# Combination or Permutation?

I read this puzzle as below.

You have 40 boxes, all placed in a row at exact intervals of 1 meter. You also have 9 balls(all same type). You wish to place all the balls in the boxes, no more than one ball in each box, so that there are no three boxes A, B, and C such that the distance between A and B is equal to the distance between B and C. How many ways can you arrange the balls in the boxes?

e.g. (For clearer understanding) For 5 boxes and 4 balls Then only possible arrangement is as below

Boxes: 1 2 3 4 5

Balls: B B - B B

I want to come up with a formula in terms of nPr (permutation) or nCr(combination) of r objects out of n objects and other some terms in the formula for this particular case(40 boxes,9 balls) and generic formula for n boxes and r balls.

I am trying to solve this first on paper by manually listing down arrangements for different values of boxes and balls. I tried for combinations (5,4) , (6,4) , (7,4), ... but haven't seen a pattern to construct a generic formula. I have below questions regarding this-

1.Should we consider permutations(where order of balls is not important) or combinations(where order of balls is important).

2.What would be the generic relation for solving this problem.

Any pointers useful.

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The order of the balls is irrelevant (since they are all the same type). You are trying to select boxes (combinations) subject to specific restrictions. –  Arturo Magidin Jun 5 '11 at 21:46
I thought so. But the original puzzle does not mention anything about this and left it open. –  goldenmean Jun 5 '11 at 21:51
This problem doesn't really have anything to do with the difference between permutations and combinations. Which one you use will depend upon which method you come up with of counting the possibilities. I would suggest counting the combinations using inclusion-exclusion. –  Jim Belk Jun 5 '11 at 22:09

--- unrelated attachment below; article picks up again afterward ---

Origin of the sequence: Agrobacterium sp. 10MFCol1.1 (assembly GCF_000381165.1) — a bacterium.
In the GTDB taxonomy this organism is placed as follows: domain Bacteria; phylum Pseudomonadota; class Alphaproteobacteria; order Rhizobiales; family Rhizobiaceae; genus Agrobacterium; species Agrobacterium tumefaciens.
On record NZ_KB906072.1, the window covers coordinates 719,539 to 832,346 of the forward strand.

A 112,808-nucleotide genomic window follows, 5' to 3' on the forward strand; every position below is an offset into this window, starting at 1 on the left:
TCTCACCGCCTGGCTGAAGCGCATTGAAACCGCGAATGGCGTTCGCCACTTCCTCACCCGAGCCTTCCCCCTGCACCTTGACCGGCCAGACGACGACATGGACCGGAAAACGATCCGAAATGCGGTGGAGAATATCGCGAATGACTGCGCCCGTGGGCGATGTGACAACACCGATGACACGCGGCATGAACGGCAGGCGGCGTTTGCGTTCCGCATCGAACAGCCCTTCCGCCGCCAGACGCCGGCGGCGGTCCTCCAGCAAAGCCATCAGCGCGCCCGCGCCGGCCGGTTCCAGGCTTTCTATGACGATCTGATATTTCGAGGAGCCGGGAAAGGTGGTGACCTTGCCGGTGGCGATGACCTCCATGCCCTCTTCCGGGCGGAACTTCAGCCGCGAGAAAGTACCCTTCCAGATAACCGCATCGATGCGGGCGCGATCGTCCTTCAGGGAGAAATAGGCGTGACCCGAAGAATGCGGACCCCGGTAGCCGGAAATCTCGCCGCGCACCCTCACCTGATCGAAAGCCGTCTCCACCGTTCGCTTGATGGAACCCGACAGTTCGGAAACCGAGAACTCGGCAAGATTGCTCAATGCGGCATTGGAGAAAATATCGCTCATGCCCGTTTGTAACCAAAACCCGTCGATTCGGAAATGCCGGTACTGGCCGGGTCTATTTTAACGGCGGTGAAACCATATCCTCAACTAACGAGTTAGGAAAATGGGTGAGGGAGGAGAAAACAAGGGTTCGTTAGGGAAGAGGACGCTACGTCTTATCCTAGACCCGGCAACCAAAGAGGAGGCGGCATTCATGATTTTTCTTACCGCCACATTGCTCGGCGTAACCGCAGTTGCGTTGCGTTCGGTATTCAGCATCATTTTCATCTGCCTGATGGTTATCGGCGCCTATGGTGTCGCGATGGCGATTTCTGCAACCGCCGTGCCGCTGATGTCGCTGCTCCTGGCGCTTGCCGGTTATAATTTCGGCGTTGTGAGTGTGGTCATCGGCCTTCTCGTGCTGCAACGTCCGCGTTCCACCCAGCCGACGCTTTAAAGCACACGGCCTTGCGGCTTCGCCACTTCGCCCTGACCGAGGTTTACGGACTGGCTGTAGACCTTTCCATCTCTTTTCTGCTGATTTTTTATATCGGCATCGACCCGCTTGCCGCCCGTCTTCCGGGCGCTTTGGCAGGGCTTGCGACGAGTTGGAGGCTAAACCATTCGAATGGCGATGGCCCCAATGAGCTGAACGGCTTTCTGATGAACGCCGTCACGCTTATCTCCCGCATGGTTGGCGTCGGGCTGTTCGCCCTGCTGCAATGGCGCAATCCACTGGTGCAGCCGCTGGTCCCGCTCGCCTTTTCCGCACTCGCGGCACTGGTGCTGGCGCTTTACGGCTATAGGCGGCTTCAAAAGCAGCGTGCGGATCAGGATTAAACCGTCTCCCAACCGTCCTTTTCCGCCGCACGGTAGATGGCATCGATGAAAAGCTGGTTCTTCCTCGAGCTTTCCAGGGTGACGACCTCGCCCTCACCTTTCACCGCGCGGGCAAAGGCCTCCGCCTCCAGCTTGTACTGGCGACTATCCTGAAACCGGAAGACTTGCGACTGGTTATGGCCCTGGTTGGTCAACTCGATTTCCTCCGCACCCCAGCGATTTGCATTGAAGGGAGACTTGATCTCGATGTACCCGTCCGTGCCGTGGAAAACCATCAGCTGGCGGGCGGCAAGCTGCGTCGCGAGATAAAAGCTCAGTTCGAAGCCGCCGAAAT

As others have noted the problem is definitely about combinations, but that doesn't mean that the solution will necessarily be in terms of only the combination functions. –  Thomas Andrews Jun 6 '11 at 0:01
Simulation suggests the answer is about 2.8% of the ${40 \choose 9}$ possibilities, so between 7.5 and 8 million in total. A brute force enumeration and check may turn out to be the easiest way to find an exact solution. –  Henry Jun 6 '11 at 6:11

## 1 Answer

An answer because the comments will not take what follows:

A simulation in R (poorly written and slow, but it works)

ss <- 10000
balls <- 9
boxes <- 40

diff <- function(x,y) {abs(x-y)}
dupe <- function(x) {sum(duplicated(x))}

counter <- 0
for (i in 1:ss)
{
a <- sample(1:boxes, balls)
b <- as.data.frame(outer(a,a,FUN="diff"))
if (sum(sapply(b, FUN="dupe")) == 0) {counter = counter+1}
}

counter/ss
choose(boxes,balls) * counter/ss


giving the answer

> counter/ss
[1] 0.0283
> choose(boxes,balls) * counter/ss
[1] 7738320


(I actually took a larger slower sample, but the result was similar.)

So the answer is about 2.8% of the ${40 \choose 9}$ possibilities, so between 7.5 and 8 million in total.

A brute force enumeration and check may turn out to be the easiest way to find an exact solution.

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